Written 7:19 AM Dec 12, 1997 by gtimes@post8.tele.dk in igc:pna.news
Medical Revolution Needed
A PNA dispatch
archives: June 1995

Medical Revolution Needed
By Brian Hammer

The losses to poor health worldwide can probably be measured in hundreds
of billions, if not over a trillion dollars yearly; the losses to personal
happiness and effectiveness have no yardstick except perhaps suffering and
loss opportunities. Ill health is a fact of life, but its extent and
methods of treatment are subject to change and review.

The prevailing Western or modern medical paradigm is in need of profound
reevaluation. Because of its emphasis on biochemical origins of disease,
this paradigm sees symptoms as the result of distorted biochemical
processes, be they genetic or acquired. However, the biochemical model,
which results in therapy based largely on control or suppression of
symptoms through drug treatments, has still not integrated the
implications of the Einsteinian revolution in physics. Einstein, with his
predecessors Faraday, Maxwell and Planck, discovered a universe in which
all matter is intertwined with energy fields, and this must include human
beings also. The logical consequence of Einsteinian physics for medicine
would be to adopt and develop medical models based on energy concepts,
including categories more appropriate to human beings, such as vital energy.

Several already exist, some developed over thousands of years, in various
parts of the world including the West: homeopathy, Ayurveda, acupuncture
and Chinese herbal medicine. The restriction of mainstream Western
medicine primarily to biochemical concepts, and slowness if not obstinance
in investigating "energy medicines", could very well explain the effective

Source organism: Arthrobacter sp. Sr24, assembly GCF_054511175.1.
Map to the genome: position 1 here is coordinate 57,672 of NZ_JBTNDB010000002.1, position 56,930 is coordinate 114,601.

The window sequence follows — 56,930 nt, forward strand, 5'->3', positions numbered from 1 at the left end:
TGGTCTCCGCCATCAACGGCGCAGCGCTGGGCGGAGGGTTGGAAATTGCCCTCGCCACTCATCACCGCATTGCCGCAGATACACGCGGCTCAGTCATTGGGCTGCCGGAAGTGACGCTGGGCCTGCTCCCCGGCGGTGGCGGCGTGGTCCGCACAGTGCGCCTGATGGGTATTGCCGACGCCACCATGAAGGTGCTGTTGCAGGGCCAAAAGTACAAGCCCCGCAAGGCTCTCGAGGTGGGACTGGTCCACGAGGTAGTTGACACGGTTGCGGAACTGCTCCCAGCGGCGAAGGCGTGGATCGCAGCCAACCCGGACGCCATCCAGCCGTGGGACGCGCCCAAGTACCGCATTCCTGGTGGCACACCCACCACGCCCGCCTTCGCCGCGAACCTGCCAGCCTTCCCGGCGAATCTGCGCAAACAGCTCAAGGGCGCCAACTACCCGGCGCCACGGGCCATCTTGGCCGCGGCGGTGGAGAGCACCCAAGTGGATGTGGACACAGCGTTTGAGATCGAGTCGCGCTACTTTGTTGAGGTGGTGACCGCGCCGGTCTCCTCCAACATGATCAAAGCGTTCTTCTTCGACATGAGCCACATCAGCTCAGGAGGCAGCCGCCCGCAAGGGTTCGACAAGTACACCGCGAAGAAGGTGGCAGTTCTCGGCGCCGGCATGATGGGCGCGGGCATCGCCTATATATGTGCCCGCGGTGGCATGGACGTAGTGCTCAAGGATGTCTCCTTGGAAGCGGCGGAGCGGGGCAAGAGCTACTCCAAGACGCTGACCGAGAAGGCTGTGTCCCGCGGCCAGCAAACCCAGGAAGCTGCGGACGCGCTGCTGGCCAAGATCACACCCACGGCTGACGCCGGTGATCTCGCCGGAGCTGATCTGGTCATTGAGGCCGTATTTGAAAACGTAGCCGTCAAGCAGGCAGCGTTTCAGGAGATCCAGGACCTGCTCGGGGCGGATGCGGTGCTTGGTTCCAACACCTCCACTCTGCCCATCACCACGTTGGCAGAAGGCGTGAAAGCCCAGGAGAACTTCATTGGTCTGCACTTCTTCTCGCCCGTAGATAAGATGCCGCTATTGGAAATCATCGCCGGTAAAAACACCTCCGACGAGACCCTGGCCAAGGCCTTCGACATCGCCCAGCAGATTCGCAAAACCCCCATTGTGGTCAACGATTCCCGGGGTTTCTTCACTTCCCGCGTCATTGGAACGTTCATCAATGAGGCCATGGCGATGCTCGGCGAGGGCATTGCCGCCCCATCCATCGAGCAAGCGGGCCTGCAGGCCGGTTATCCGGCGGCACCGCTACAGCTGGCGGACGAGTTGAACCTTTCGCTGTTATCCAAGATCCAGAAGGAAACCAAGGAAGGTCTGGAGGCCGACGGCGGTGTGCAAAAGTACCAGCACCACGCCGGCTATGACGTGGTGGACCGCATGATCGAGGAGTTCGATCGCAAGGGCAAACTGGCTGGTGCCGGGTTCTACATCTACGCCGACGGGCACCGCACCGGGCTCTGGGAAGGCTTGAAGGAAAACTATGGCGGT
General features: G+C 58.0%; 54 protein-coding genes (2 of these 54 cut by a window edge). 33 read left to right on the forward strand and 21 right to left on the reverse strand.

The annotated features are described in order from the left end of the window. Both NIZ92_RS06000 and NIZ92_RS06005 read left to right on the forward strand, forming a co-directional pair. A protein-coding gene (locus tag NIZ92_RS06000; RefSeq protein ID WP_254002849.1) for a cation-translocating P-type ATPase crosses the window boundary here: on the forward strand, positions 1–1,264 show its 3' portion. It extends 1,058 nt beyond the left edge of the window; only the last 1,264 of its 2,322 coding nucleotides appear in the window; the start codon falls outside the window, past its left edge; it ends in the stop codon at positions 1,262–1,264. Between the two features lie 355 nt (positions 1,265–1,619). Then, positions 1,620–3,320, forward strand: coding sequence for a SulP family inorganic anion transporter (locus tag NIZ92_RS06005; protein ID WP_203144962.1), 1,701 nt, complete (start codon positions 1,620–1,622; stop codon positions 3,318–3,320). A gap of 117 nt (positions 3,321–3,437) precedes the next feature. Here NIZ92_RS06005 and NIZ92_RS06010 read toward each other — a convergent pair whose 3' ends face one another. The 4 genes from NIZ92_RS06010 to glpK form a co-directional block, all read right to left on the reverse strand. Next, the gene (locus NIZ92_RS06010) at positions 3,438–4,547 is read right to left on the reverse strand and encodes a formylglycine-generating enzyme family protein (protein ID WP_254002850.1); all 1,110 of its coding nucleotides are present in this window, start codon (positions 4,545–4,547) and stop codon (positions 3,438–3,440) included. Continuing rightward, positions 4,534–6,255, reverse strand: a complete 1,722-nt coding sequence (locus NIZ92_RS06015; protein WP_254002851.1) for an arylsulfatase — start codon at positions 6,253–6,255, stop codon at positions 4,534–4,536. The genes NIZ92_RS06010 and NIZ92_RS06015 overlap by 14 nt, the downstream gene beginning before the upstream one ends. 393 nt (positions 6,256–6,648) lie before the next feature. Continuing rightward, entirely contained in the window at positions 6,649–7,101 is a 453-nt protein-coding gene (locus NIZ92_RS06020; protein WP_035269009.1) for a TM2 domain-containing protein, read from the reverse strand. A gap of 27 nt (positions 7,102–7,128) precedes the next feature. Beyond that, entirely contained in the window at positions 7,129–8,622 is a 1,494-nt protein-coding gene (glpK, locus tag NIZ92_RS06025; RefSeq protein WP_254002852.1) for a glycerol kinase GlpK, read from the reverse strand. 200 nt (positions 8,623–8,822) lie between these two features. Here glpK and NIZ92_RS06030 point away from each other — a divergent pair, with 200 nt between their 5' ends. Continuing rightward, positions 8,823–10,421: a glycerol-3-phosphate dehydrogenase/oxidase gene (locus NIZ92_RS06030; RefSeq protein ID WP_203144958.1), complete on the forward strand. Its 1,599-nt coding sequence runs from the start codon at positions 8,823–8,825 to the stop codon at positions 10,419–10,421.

limitation of Western medicine in many cases to controlling symptoms and
preventing the advance of disease. A better goal is curing diseases and
achieving the higher criterion of an increased sense of well-being and
improved patient physical and mental functioning. Western medicine is in
many ways settling for compromise with disease and death, particularly
disease of a chronic nature. And as long as people remain ill under the
Western paradigm, they will need often-expensive medicines, operations and
organ replacements, fattening drug manufacturer, medical technology
company and hospital profits and expenses and inflating government
healthcare budgets.

Even within the biochemical framework, Western doctors tend to neglect the
role of food in health and disease. In the U.S., medical students study
nutrition an average a total of only 2.5 hours over four years. It would
stand to reason, however, that because the body is composed of food, air
and water, food, if properly understood and administered, can effect both
prevention and cure in many cases. The Ayurvedic system, to compare,
centers treatment around food items, within the framework of energy
concepts of health and disease.

Along with failing to apply Einsteinian concepts to medicine, Western
medicine may suffer from other forms of myopia. One form is induced by
pharmaceutical companies, who heavily advertise drug treatments to doctors
and medical schools, enforcing the limited biochemical perception of
disease. Another may be due to a subtle form of racism, in which Western
scientists simply cannot grasp the possibility that indigenous non-Western
medical models can have serious validity. How extant this scientific
racism is, only doctors and medical scientists themselves can answer. But
it is worth searching for.

Regardless of whether its faults and recalcitrance are due to racism, drug
company propaganda or the inherited momentum of an aging paradigm, modern
medicine is today in need of profound transformation. The stakes are high:
our health--physical and mental--and our pocketbooks. Instead of resting
on its laurels or maintaining its ways, what Western medicine needs now is
a more open, exploratory, and, yes, scientific attitude, one which is not
afraid or too stubborn to investigate the therapies that other medical
theories and civilisations have to offer. The true guiding medical
principle should be to use the therapy that can best cure the patient.

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